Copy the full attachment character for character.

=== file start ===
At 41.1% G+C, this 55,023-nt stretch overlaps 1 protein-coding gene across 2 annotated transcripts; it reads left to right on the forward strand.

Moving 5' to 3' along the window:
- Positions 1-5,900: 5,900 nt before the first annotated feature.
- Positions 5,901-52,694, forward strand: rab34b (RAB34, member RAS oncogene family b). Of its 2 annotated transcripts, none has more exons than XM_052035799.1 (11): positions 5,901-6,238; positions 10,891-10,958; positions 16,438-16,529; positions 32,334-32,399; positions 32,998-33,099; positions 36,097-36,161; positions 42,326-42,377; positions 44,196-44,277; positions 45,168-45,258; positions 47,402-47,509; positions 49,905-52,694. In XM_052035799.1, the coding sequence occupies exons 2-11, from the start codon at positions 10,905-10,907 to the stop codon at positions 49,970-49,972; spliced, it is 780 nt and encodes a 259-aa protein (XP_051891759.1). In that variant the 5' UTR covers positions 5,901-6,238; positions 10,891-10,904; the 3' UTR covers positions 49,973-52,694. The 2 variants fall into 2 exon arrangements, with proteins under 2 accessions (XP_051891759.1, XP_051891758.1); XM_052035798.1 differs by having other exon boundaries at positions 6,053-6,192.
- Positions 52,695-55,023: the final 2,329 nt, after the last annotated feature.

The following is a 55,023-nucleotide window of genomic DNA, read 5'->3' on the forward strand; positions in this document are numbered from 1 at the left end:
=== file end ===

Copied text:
At 41.1% G+C, this 55,023-nt stretch overlaps 1 protein-coding gene across 2 annotated transcripts; it reads left to right on the forward strand.

Moving 5' to 3' along the window:
- Positions 1-5,900: 5,900 nt before the first annotated feature.
- Positions 5,901-52,694, forward strand: rab34b (RAB34, member RAS oncogene family b). Of its 2 annotated transcripts, none has more exons than XM_052035799.1 (11): positions 5,901-6,238; positions 10,891-10,958; positions 16,438-16,529; positions 32,334-32,399; positions 32,998-33,099; positions 36,097-36,161; positions 42,326-42,377; positions 44,196-44,277; positions 45,168-45,258; positions 47,402-47,509; positions 49,905-52,694. In XM_052035799.1, the coding sequence occupies exons 2-11, from the start codon at positions 10,905-10,907 to the stop codon at positions 49,970-49,972; spliced, it is 780 nt and encodes a 259-aa protein (XP_051891759.1). In that variant the 5' UTR covers positions 5,901-6,238; positions 10,891-10,904; the 3' UTR covers positions 49,973-52,694. The 2 variants fall into 2 exon arrangements, with proteins under 2 accessions (XP_051891759.1, XP_051891758.1); XM_052035798.1 differs by having other exon boundaries at positions 6,053-6,192.
- Positions 52,695-55,023: the final 2,329 nt, after the last annotated feature.

The following is a 55,023-nucleotide window of genomic DNA, read 5'->3' on the forward strand; positions in this document are numbered from 1 at the left end: